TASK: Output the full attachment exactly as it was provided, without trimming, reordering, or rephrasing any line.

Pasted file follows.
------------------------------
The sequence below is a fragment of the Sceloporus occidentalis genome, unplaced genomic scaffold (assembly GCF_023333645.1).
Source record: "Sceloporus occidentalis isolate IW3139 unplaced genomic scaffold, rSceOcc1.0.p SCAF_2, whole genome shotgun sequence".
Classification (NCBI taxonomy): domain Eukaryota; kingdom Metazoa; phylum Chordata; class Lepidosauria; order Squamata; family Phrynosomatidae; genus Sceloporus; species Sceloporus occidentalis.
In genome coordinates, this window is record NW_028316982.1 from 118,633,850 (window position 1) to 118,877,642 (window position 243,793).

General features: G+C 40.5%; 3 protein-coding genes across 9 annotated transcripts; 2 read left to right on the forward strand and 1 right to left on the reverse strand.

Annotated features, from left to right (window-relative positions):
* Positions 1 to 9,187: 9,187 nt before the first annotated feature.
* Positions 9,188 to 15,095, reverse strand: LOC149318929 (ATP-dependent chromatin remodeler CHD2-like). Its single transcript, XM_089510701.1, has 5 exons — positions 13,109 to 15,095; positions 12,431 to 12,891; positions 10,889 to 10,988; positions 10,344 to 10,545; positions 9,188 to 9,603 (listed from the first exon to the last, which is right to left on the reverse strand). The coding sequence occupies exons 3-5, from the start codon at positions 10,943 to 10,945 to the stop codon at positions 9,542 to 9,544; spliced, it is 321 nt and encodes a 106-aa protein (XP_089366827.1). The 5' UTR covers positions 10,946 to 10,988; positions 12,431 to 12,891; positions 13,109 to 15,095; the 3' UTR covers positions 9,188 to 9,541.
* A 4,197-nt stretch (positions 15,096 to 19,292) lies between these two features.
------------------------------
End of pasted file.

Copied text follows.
The sequence below is a fragment of the Sceloporus occidentalis genome, unplaced genomic scaffold (assembly GCF_023333645.1).
Source record: "Sceloporus occidentalis isolate IW3139 unplaced genomic scaffold, rSceOcc1.0.p SCAF_2, whole genome shotgun sequence".
Classification (NCBI taxonomy): domain Eukaryota; kingdom Metazoa; phylum Chordata; class Lepidosauria; order Squamata; family Phrynosomatidae; genus Sceloporus; species Sceloporus occidentalis.
In genome coordinates, this window is record NW_028316982.1 from 118,633,850 (window position 1) to 118,877,642 (window position 243,793).

General features: G+C 40.5%; 3 protein-coding genes across 9 annotated transcripts; 2 read left to right on the forward strand and 1 right to left on the reverse strand.

Annotated features, from left to right (window-relative positions):
* Positions 1 to 9,187: 9,187 nt before the first annotated feature.
* Positions 9,188 to 15,095, reverse strand: LOC149318929 (ATP-dependent chromatin remodeler CHD2-like). Its single transcript, XM_089510701.1, has 5 exons — positions 13,109 to 15,095; positions 12,431 to 12,891; positions 10,889 to 10,988; positions 10,344 to 10,545; positions 9,188 to 9,603 (listed from the first exon to the last, which is right to left on the reverse strand). The coding sequence occupies exons 3-5, from the start codon at positions 10,943 to 10,945 to the stop codon at positions 9,542 to 9,544; spliced, it is 321 nt and encodes a 106-aa protein (XP_089366827.1). The 5' UTR covers positions 10,946 to 10,988; positions 12,431 to 12,891; positions 13,109 to 15,095; the 3' UTR covers positions 9,188 to 9,541.
* A 4,197-nt stretch (positions 15,096 to 19,292) lies between these two features.